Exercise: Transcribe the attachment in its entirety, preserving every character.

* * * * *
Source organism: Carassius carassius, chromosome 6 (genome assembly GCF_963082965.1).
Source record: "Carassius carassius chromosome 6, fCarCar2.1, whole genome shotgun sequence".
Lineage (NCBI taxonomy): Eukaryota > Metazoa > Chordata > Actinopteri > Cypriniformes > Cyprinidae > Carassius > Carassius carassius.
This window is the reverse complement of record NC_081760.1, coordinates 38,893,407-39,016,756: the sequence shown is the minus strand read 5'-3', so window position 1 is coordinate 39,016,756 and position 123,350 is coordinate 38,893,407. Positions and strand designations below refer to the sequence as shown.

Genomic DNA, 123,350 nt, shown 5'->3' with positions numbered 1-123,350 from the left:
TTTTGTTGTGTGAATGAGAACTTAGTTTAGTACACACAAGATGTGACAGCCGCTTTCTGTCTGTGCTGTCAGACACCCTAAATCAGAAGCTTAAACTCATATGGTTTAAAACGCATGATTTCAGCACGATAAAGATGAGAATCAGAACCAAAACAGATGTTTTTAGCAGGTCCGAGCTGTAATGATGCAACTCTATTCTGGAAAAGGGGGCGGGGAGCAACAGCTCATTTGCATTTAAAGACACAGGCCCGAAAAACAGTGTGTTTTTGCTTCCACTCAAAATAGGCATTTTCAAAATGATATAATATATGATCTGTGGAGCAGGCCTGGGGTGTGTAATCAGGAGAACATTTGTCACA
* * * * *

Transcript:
Source organism: Carassius carassius, chromosome 6 (genome assembly GCF_963082965.1).
Source record: "Carassius carassius chromosome 6, fCarCar2.1, whole genome shotgun sequence".
Lineage (NCBI taxonomy): Eukaryota > Metazoa > Chordata > Actinopteri > Cypriniformes > Cyprinidae > Carassius > Carassius carassius.
This window is the reverse complement of record NC_081760.1, coordinates 38,893,407-39,016,756: the sequence shown is the minus strand read 5'-3', so window position 1 is coordinate 39,016,756 and position 123,350 is coordinate 38,893,407. Positions and strand designations below refer to the sequence as shown.

Genomic DNA, 123,350 nt, shown 5'->3' with positions numbered 1-123,350 from the left:
TTTTGTTGTGTGAATGAGAACTTAGTTTAGTACACACAAGATGTGACAGCCGCTTTCTGTCTGTGCTGTCAGACACCCTAAATCAGAAGCTTAAACTCATATGGTTTAAAACGCATGATTTCAGCACGATAAAGATGAGAATCAGAACCAAAACAGATGTTTTTAGCAGGTCCGAGCTGTAATGATGCAACTCTATTCTGGAAAAGGGGGCGGGGAGCAACAGCTCATTTGCATTTAAAGACACAGGCCCGAAAAACAGTGTGTTTTTGCTTCCACTCAAAATAGGCATTTTCAAAATGATATAATATATGATCTGTGGAGCAGGCCTGGGGTGTGTAATCAGGAGAACATTTGTCACA